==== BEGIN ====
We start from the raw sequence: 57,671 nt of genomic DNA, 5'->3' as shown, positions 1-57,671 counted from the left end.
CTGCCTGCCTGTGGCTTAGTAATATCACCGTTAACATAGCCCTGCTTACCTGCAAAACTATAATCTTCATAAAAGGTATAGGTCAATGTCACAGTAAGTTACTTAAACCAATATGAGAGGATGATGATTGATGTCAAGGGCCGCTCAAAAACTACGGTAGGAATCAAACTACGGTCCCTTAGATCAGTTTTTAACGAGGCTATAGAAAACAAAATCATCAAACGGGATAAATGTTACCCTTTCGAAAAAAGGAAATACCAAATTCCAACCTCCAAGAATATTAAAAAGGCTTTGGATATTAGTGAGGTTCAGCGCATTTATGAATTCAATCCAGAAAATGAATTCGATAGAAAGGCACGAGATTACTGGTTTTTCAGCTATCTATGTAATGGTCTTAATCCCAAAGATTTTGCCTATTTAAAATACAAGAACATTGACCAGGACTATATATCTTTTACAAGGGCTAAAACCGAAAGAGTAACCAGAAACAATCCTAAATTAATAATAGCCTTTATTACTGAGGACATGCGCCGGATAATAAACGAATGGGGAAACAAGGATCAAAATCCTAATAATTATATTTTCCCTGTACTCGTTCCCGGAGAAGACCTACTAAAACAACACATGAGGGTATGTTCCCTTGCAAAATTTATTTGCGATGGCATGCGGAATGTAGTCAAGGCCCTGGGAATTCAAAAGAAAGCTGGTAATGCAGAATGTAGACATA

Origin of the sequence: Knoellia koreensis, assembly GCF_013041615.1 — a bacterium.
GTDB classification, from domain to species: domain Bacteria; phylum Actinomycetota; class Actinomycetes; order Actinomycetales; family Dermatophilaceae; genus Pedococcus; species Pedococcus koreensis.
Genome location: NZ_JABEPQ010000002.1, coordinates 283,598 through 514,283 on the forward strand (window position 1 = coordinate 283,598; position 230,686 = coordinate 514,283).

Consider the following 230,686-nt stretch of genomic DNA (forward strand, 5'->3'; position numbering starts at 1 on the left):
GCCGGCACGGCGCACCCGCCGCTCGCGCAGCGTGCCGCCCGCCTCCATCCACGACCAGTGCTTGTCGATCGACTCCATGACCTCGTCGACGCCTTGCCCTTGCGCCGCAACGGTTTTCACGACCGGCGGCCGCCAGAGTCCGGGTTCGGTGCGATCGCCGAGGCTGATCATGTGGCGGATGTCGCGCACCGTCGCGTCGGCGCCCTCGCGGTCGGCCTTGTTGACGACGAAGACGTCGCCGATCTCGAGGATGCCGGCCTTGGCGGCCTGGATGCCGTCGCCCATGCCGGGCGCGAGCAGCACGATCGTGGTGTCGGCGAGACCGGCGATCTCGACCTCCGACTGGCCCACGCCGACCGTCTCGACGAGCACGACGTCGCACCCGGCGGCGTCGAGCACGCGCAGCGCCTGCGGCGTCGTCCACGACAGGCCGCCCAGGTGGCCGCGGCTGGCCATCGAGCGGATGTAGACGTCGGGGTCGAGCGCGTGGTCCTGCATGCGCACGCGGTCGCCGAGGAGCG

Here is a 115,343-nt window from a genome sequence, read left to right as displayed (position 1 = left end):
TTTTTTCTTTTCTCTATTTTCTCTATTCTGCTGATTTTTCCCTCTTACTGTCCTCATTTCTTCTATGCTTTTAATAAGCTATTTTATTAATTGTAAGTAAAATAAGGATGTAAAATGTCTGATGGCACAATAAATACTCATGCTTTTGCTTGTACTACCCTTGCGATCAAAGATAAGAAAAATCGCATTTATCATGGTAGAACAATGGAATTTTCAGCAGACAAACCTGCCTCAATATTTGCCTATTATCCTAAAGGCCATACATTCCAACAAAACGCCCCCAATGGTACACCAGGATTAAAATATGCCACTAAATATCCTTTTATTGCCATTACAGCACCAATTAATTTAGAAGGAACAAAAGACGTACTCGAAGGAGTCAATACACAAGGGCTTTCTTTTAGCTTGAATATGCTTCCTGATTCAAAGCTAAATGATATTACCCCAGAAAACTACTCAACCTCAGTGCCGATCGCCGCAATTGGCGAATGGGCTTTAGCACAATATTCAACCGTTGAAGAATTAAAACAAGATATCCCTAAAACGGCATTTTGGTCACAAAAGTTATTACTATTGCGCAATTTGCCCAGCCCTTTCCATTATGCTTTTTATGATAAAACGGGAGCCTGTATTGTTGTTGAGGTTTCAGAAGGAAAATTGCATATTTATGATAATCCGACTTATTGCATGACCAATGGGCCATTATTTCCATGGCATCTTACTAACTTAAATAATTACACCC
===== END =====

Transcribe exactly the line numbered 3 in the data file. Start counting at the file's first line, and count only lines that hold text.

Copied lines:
Origin of the sequence: Knoellia koreensis, assembly GCF_013041615.1 — a bacterium.